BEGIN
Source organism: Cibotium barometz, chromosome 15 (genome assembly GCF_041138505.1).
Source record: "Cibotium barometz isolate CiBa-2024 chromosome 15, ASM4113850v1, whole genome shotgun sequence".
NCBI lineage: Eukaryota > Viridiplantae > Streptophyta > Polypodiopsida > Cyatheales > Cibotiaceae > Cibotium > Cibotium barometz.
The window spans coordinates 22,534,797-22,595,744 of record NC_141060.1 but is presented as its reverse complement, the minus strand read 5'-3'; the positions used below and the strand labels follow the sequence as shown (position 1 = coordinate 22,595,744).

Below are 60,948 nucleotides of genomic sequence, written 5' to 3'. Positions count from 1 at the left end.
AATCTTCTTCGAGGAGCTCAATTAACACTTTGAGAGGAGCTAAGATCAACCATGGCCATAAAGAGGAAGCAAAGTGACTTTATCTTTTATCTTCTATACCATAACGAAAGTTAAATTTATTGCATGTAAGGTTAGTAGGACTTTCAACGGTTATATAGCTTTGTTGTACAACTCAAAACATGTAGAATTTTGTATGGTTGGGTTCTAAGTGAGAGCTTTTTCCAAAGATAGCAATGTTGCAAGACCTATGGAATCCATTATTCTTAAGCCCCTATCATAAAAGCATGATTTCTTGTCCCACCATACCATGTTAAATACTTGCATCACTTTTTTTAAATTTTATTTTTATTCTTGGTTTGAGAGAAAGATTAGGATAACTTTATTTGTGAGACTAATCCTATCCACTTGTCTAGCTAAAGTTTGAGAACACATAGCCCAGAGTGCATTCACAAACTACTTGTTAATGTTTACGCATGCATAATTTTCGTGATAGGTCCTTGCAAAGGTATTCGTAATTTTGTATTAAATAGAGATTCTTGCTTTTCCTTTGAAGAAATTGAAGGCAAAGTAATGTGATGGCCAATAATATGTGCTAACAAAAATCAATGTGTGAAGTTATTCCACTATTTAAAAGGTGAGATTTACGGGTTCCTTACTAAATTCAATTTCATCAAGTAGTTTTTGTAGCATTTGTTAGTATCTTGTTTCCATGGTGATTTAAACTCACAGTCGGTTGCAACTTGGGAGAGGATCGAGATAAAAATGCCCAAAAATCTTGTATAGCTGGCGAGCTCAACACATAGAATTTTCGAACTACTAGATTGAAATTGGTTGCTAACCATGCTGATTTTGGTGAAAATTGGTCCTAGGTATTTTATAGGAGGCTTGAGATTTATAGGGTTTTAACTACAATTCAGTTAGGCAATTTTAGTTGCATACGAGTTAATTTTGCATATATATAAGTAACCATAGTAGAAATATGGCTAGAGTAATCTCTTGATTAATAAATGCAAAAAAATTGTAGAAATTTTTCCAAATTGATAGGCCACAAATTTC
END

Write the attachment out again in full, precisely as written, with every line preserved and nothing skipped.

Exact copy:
Source organism: Cibotium barometz, chromosome 15 (genome assembly GCF_041138505.1).
Source record: "Cibotium barometz isolate CiBa-2024 chromosome 15, ASM4113850v1, whole genome shotgun sequence".
NCBI lineage: Eukaryota > Viridiplantae > Streptophyta > Polypodiopsida > Cyatheales > Cibotiaceae > Cibotium > Cibotium barometz.
The window spans coordinates 22,534,797-22,595,744 of record NC_141060.1 but is presented as its reverse complement, the minus strand read 5'-3'; the positions used below and the strand labels follow the sequence as shown (position 1 = coordinate 22,595,744).

Below are 60,948 nucleotides of genomic sequence, written 5' to 3'. Positions count from 1 at the left end.
AATCTTCTTCGAGGAGCTCAATTAACACTTTGAGAGGAGCTAAGATCAACCATGGCCATAAAGAGGAAGCAAAGTGACTTTATCTTTTATCTTCTATACCATAACGAAAGTTAAATTTATTGCATGTAAGGTTAGTAGGACTTTCAACGGTTATATAGCTTTGTTGTACAACTCAAAACATGTAGAATTTTGTATGGTTGGGTTCTAAGTGAGAGCTTTTTCCAAAGATAGCAATGTTGCAAGACCTATGGAATCCATTATTCTTAAGCCCCTATCATAAAAGCATGATTTCTTGTCCCACCATACCATGTTAAATACTTGCATCACTTTTTTTAAATTTTATTTTTATTCTTGGTTTGAGAGAAAGATTAGGATAACTTTATTTGTGAGACTAATCCTATCCACTTGTCTAGCTAAAGTTTGAGAACACATAGCCCAGAGTGCATTCACAAACTACTTGTTAATGTTTACGCATGCATAATTTTCGTGATAGGTCCTTGCAAAGGTATTCGTAATTTTGTATTAAATAGAGATTCTTGCTTTTCCTTTGAAGAAATTGAAGGCAAAGTAATGTGATGGCCAATAATATGTGCTAACAAAAATCAATGTGTGAAGTTATTCCACTATTTAAAAGGTGAGATTTACGGGTTCCTTACTAAATTCAATTTCATCAAGTAGTTTTTGTAGCATTTGTTAGTATCTTGTTTCCATGGTGATTTAAACTCACAGTCGGTTGCAACTTGGGAGAGGATCGAGATAAAAATGCCCAAAAATCTTGTATAGCTGGCGAGCTCAACACATAGAATTTTCGAACTACTAGATTGAAATTGGTTGCTAACCATGCTGATTTTGGTGAAAATTGGTCCTAGGTATTTTATAGGAGGCTTGAGATTTATAGGGTTTTAACTACAATTCAGTTAGGCAATTTTAGTTGCATACGAGTTAATTTTGCATATATATAAGTAACCATAGTAGAAATATGGCTAGAGTAATCTCTTGATTAATAAATGCAAAAAAATTGTAGAAATTTTTCCAAATTGATAGGCCACAAATTTC